Innovation shaping east and south-east England’s post-COVID future


Local businesses supported by Innovate UK are getting the east and south-east of England ready to build back better after coronavirus:

  • from reducing the spread of COVID-19 to cutting the amount of packaging that goes to landfill, trailblazing businesses are helping east and south-east England to build back better
  • industry, government, universities and local enterprise partnerships are working together to benefit east and south-east England and the whole UK
  • next month’s Innovate East event will showcase the excitement of innovation and provide advice for businesses wanting support.

Pioneering businesses in east and south-east England are crucial to help the area and the whole country to recover from the economic impact of COVID-19, and government support is available to help them do it.

This is the message from the UK’s innovation agency, Innovate UK, which brings funding and knowledge transfer partnerships to pioneering small businesses across the UK.

In east and south-east England alone, almost £14 million was awarded to small and medium-sized enterprises over the last three years, with support given via 77 grants.

Support to innovate

Innovate UK is holding the free, virtual Innovate East conference and exhibition, working alongside:

  • the South East Local Enterprise Partnership (South East LEP)
  • New Anglia Local Enterprise Partnership (New Anglia LEP)
  • University of Kent
  • Universtiy of Essex
  • University of East Anglia.

At the event, it will be possible to find out more about the innovation that is already taking place in their area, as well as how to access funding and support.

More details can be found in the case studies at the end of this article, detailing Innovate UK-backed innovation in Kent, East Sussex and across the east of England. These include:

  • the ground-breaking technology that kills viruses on surfaces within seconds
  • a barrier coating that makes biodegradable materials a practical and recyclable alternative to single-use plastics
  • the antiviral fabric dye that helps stop the spread of COVID-19
  • the digital communications tech that helps frontline healthcare staff to communicate through the barrier created by PPE

Pioneers working together

Howard Partridge, Innovate UK’s regional manager for the east and south-east of England, said:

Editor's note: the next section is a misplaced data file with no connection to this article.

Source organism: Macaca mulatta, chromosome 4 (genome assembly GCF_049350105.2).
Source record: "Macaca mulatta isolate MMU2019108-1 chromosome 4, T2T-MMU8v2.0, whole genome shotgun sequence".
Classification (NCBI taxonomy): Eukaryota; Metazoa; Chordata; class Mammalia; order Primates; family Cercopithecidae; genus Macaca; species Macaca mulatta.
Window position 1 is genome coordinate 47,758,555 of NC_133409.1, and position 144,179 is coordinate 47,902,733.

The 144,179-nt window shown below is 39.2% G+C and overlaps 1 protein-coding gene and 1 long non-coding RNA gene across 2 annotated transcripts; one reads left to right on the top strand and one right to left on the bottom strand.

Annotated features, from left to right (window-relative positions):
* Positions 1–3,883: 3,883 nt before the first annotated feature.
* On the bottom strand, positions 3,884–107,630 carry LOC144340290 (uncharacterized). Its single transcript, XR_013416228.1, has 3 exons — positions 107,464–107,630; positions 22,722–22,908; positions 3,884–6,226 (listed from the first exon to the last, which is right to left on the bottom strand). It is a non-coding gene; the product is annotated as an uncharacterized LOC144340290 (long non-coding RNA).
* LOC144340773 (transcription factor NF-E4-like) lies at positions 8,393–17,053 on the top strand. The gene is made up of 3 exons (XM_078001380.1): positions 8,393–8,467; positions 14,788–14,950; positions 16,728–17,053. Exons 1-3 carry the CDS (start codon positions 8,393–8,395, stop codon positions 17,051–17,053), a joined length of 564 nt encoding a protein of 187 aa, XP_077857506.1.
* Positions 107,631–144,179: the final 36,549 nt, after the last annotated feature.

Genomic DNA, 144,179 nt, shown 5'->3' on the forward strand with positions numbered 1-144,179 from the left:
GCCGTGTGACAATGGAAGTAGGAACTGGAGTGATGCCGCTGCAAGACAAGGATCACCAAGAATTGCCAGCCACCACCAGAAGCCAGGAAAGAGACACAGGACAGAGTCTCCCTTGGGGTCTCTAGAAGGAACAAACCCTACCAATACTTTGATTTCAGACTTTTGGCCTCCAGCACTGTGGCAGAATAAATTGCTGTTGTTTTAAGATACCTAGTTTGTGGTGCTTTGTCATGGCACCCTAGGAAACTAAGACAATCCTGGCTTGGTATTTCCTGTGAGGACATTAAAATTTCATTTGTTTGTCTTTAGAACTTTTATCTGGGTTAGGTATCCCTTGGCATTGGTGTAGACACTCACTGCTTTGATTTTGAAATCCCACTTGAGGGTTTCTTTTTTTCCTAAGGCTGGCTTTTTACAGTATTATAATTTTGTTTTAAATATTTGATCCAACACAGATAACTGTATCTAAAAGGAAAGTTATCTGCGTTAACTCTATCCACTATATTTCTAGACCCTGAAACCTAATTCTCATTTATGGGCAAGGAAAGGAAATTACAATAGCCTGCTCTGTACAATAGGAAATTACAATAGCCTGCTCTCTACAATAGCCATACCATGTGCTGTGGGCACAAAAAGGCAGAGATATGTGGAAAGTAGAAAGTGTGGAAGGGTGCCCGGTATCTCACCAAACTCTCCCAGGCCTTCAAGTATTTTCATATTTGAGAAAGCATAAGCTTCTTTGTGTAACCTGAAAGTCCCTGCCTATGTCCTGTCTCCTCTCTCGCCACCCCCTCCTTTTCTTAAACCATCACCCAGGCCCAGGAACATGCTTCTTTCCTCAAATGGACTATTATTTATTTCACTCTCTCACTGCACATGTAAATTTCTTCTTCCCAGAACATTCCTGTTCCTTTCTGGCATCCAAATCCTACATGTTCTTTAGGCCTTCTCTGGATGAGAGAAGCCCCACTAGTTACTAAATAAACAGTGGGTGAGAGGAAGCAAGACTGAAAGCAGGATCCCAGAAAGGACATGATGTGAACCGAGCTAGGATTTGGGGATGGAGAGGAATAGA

When I’m asked what gives east and south-east England their innovation strengths, I always say that it’s the breadth of the businesses’ capabilities and the collaborative networks that connect and support them.

The fact that we have pioneering businesses and research organisations that are at forefront of helping to fight challenges such as COVID-19, in so many different ways – from life sciences to manufacturing – is testament to this.

The Innovate East event has been designed for the owners of innovative businesses, or those with the ambition to start one, to find out how they can bring their ground-breaking ideas to market.

There will be access to the area’s many business innovation networks, as well as to businesses that have already benefitted from Innovate UK’s funding. Virtual attendees will also be able to gain practical support, such as a round writing bids and pitches.

Examples of Innovate UK-backed innovation in the east and south-east of England

The Kent-based entrepreneur on a mission to replace single-use plastics

One of Innovate UK’s Women in Innovation winners, Dr Fanya Ismail, is the founder of Sol-Gel Materials & Applications (SGMA), which has developed a barrier coating for fibre-based packaging, which has the potential to help make single-use plastics at thing of the past.

The coating, which is extracted from sand, provides a biodegradable, compostable and recyclable alternative to plastic packaging. material can be used to more widely replace single-use plastics.

Fanya Ismail, who is based in Kent, will be speaking at the Innovate East event, explaining how it is possible to make a huge difference through innovation. She will also be able to answer any questions around female entrepreneurship, and how being involved in Innovate UK’s Women in Innovation initiative helped her on her journey.